Once a license has been lost, or if the adult fails to renew the license in the proper manner, any driving is prohibited. Anyone caught operating a vehicle under these conditions is considered an unlicensed driver.

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Penalties for Driving with No Drivers License

The first conviction for driving without a license will often result in fairly mild penalties, especially if the driver was unlicensed due to an oversight—for example, forgetting to renew the driver’s license within the statutory period. Subsequent convictions will escalate the consequences.

However, even a first conviction can carry serious consequences if the driver’s license has been suspended for reckless driving or other charges. In California, for example, a person caught driving on a suspended license must serve a minimum of 5 days in jail, and pay a minimum fine of $300.

Subsequent convictions require at least ten days in jail and a fine of at least $500. In Pennsylvania, the standard first offense fine for driving without a license is $200, with a $25 fine applicable if the person later produces a valid license.

However, if you are caught with a second offense, or if your license was already revoked, the revocation period will automatically be lengthened, and the violator can be incarcerated for up to 6 months. In Florida, driving with a suspended license will cost you at least $500 and possibly 60 days in jail.

It is clear that each state has its own way of dealing with unlicensed drivers. However, there are commonalities among the states that can be listed to give you a general idea of the consequences of this act.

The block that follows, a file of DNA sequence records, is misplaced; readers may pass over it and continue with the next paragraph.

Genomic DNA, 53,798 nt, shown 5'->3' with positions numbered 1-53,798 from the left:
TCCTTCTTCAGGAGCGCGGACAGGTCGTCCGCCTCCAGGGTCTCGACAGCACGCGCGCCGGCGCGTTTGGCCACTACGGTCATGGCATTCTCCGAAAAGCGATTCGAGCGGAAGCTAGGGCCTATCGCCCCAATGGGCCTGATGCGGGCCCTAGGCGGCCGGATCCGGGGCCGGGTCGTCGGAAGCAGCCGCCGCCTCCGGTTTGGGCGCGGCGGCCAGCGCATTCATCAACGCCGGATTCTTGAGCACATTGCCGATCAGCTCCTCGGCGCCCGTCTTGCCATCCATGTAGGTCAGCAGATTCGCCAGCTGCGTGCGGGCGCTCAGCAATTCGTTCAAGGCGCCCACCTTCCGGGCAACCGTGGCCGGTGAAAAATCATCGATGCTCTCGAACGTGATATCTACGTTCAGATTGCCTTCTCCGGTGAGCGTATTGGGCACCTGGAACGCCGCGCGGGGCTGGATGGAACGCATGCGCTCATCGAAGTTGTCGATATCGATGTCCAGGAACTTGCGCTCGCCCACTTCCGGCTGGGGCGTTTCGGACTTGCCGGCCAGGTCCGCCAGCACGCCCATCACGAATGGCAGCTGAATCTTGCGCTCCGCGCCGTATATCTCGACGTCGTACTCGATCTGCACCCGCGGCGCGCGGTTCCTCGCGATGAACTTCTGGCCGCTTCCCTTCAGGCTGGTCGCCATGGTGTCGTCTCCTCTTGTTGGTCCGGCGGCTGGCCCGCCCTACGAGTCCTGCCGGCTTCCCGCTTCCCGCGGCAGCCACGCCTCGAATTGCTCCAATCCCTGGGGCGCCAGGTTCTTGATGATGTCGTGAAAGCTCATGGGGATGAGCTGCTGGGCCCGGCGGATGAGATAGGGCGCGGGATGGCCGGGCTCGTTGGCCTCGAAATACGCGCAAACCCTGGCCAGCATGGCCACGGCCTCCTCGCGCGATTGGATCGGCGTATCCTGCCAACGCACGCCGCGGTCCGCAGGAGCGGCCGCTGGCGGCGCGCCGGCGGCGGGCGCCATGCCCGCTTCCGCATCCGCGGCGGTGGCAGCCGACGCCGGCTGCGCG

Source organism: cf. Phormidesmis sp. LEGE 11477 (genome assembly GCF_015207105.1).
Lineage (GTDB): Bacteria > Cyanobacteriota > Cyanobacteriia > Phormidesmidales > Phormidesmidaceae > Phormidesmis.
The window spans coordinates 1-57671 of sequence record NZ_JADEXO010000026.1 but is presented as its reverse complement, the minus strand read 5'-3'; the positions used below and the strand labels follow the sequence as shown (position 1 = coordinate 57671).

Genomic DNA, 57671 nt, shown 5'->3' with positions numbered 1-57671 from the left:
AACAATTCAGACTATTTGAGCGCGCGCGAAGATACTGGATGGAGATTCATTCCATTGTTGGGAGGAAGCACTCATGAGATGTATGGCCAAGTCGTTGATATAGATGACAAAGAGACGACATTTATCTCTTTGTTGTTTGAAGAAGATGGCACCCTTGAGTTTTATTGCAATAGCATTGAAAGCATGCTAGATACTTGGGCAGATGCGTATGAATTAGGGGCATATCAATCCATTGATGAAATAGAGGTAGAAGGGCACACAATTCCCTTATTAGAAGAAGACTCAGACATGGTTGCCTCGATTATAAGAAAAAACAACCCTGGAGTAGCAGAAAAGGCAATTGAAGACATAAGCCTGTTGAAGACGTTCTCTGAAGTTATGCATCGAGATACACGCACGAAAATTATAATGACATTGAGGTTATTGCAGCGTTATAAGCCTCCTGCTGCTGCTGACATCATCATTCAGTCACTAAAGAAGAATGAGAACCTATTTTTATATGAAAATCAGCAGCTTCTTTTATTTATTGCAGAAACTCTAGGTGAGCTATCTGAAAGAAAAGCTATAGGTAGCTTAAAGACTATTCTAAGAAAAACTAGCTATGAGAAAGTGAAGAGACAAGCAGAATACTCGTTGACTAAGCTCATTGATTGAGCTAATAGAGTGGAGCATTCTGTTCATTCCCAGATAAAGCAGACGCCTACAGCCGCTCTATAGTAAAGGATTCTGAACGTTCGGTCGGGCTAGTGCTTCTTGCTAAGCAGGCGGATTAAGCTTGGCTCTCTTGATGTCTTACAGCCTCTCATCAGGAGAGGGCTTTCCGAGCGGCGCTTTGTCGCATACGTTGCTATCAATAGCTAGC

If you are driving without a license but did not intend to break the law, such as a situation where you lost your wallet or did not realize your license was to be renewed recently, you will probably receive a minimal fine and may even avoid penalties altogether if you can later produce the valid license.

If you are driving without a license because you never applied for one, or because your license expired several years ago, you will probably receive a fine ranging from $100 to $500. In some cases, you could spend up to ten days in jail, as well, although judges usually reserve this punishment for a driver who was reckless or committing some other offense, such as DUI, when stopped.

If you are driving on a license that has been suspended, revoked, or canceled for any offense, you can expect a much greater degree of punishment. In other situations, it could be argued that the person did not intend to break the law, but was merely uninformed about the process of apply for or keeping a license.

Judges take a dim view, however, of someone who has been ordered by a court to surrender a license, yet continues to drive.

Someone who does this is showing disdain for laws and the legal system in general, and the court will probably order much harsher punishment, especially if it is not a first offense. It is possible for multiple offense to qualify you to be tried as a felon under the repeat offender laws in many states.